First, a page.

State Proposal Would Ban Design Review—Except for Historic Buildings and Districts

Wallingford Historic District map
Under one amendment, proposals for new housing in the “Wallingford-Meridian Historic Streetcar District” would still be subject to strict aesthetic review.

By Ryan Packer

Last week, the state House housing committee approved a bill that would effectively prohibit cities, including Seattle, from subjecting housing developers to design review—a controversial process in which a group of volunteers make aesthetic judgments about, and require often minute changes to, proposed developments.

These boards can subject architectural firms to multiple rounds of tweaks, adding unpredictability to project timelines, with potential new homes frequently held up for months based on highly subjective aesthetic criteria.

The bill would upend that process. But a proposed amendment could leave a large loophole by preserving design review for projects in so-called historic districts.

House Bill 1026, introduced by Rep. Amy Walen (D-48, Kirkland), would restrict design review for proposed housing developments to “administrative” review, conducted by city staff who would would be limited to considering whether a project adheres to guidelines established by the city.

The amendment added last week by Rep. Mari Leavitt (D-28, University Place) would allow cities to keep design review boards for buildings, and entire neighborhoods, that are listed on a local, state, or national historic register.

Historic districts within the City of Seattle, like Pioneer Square, Columbia City, and the International District, have boards that review proposals to build or modify housing and other buildings in those areas. Leavitt’s amendment would not only allow this review process to continue while other design review boards elsewhere are being phased out, but expand this enhanced review process to all neighborhoods on the National Register of Historic Places. In Seattle, that would include neighborhoods like Montlake, Roanoke Park, and a broad swath of Wallingford, which was added to the federal register, despite significant opposition, last year. These districts include many non-historic buildings alongside arguably historic ones.

Immediately after the housing committee unanimously adopted the amendment, lawmakers started talking about walking it back. “I do have concerns. I think we can refine the language to make sure that entire neighborhoods…aren’t said to be historic for the purpose of limiting opportunities to increase housing and increase density,” Rep. Strom Peterson (D-21, Edmonds), who chairs the housing committee, said.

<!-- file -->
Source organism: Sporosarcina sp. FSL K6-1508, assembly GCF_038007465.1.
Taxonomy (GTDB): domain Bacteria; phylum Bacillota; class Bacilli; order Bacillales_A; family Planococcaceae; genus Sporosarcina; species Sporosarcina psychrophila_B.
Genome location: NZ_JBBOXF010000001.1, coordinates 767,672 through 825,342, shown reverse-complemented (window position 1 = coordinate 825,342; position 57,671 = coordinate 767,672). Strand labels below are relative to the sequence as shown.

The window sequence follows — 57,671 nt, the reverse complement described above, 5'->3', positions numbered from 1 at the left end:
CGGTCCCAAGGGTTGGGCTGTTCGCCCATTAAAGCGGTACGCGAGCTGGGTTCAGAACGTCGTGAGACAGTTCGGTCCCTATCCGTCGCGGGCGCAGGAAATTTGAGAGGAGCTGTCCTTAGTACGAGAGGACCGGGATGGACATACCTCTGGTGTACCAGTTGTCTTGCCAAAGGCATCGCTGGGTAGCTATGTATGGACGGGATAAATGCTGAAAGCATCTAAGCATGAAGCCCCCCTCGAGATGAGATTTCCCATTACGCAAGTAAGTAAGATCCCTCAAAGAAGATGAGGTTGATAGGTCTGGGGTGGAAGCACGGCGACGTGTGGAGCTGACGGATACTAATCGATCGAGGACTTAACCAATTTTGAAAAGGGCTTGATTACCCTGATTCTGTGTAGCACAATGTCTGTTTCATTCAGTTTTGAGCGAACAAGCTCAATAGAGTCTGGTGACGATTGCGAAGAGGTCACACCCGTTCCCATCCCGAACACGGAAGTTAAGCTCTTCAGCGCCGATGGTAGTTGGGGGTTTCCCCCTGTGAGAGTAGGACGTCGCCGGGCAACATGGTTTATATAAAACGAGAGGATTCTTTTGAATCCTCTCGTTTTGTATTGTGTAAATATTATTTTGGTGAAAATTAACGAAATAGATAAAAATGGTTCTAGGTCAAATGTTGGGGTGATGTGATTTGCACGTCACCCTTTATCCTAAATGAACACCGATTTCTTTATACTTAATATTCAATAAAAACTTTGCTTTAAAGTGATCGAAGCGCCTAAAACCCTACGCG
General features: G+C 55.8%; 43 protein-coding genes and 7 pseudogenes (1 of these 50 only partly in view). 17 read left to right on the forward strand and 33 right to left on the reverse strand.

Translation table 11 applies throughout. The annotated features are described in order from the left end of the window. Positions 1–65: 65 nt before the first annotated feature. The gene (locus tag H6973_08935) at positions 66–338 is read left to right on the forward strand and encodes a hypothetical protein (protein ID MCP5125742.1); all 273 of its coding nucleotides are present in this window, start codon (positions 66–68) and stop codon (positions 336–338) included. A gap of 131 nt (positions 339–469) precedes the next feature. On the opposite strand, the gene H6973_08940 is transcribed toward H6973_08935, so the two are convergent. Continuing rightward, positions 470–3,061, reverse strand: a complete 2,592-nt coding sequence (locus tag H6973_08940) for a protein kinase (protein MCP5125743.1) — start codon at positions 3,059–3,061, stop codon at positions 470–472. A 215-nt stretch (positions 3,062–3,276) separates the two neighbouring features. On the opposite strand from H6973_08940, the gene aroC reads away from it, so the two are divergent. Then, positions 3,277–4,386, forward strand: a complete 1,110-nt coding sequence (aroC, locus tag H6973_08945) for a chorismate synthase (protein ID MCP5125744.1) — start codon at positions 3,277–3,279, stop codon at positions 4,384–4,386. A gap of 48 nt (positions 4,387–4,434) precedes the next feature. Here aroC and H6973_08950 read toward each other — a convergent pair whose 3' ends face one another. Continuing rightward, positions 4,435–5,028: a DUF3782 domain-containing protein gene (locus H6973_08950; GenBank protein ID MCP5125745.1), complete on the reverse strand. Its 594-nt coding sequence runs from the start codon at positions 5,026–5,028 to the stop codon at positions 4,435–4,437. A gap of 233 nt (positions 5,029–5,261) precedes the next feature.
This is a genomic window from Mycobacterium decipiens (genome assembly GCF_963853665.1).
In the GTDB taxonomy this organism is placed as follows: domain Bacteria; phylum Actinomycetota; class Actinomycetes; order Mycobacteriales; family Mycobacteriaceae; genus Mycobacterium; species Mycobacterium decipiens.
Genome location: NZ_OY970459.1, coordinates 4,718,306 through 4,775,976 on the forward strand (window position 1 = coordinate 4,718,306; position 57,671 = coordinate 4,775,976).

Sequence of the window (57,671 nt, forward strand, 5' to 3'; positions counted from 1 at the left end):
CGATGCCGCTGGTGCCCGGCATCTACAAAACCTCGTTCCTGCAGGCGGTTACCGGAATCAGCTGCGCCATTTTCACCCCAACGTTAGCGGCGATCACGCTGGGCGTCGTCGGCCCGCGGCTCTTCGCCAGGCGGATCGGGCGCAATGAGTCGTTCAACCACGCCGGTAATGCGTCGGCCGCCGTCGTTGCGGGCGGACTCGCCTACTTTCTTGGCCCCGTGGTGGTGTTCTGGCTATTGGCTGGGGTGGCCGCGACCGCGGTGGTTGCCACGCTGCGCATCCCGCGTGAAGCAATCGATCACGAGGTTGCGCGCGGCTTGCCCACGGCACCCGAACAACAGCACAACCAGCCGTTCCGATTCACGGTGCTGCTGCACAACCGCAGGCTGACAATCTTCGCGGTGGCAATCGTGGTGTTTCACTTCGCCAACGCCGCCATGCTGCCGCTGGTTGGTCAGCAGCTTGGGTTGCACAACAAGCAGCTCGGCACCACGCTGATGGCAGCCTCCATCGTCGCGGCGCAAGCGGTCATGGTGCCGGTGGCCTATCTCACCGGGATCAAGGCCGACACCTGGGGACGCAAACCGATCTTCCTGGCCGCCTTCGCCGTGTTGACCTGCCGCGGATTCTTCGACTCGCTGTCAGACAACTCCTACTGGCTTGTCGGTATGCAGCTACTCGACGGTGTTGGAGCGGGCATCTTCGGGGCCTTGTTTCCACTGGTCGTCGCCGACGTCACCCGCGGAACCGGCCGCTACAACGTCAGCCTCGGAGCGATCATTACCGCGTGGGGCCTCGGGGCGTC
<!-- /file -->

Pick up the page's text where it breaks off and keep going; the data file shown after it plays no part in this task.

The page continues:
Peterson is now proposing an amendment that would only require design review for individual structures, not entire historic districts. It’s not clear how this would impact historic districts like the International District, where every structure is not a city landmark, or whether cities could skirt the restrictions by landmarking every single building in a neighborhood. Legislators will vote on that amendment on the House floor before the bill proceeds to the Senate.

4 thoughts on “State Proposal Would Ban Design Review—Except for Historic Buildings and Districts”

  1. This is instructive for Oregon. I’m amazed that WA state are considering banning design review statewide. While there are sometimes useful tweaks done by design review, the entire process is so abused that it should be eliminated. I hope the legislators will see that the National Register Historic District loophole is a huge one. N.R. Districts can be initiated by a few people, and “proposed”. After that, they are usually signed off on by a state committee, and can only be stopped if 50%+1 of the owners object, which is a high bar.

  2. Why does the state think cities and neighbors should have no say? Many of the comments were good ones – like making a garage entrance big enough for the turning radius of a delivery van or truck. Also making sure the building allows some light to reach the ground on neighboring lots. This legislation is only being written so these legislators can get big contributions from builders associations and real estate companies for their reelection. They are supposed to represent the people but this takes away our voices.

    1. Neighbors rarely have something to say re: “Historic buildings” that is not in fact fighting for their own best interests, not the interest of the city at large, which these days means getting more housing built, in places where people can live and get to jobs and services without driving everywhere. This sounds like a great change, and I hope the Leavitt amendment about Historic buildings doesn’t get adopted.

  3. “cities could skirt the restrictions by landmarking every single building in a neighborhood.”

    Perhaps, but it would be a new process. The problem with making a loophole that applies to so called historic districts is that the districts were not designed with this legislation in mind. In contrast, if the amendment passes, then fans of design review have to start the whole process again, essentially naming building after building as “historic” (which oddly enough means that it can be torn down, but that if it is, the new building has to go through design review). A lot of people (myself included) didn’t worry about “historic districts” like Wallingford, because the term had no meaning in terms of development. It was simply a marketing move (like “All American City”). We should keep it that way.

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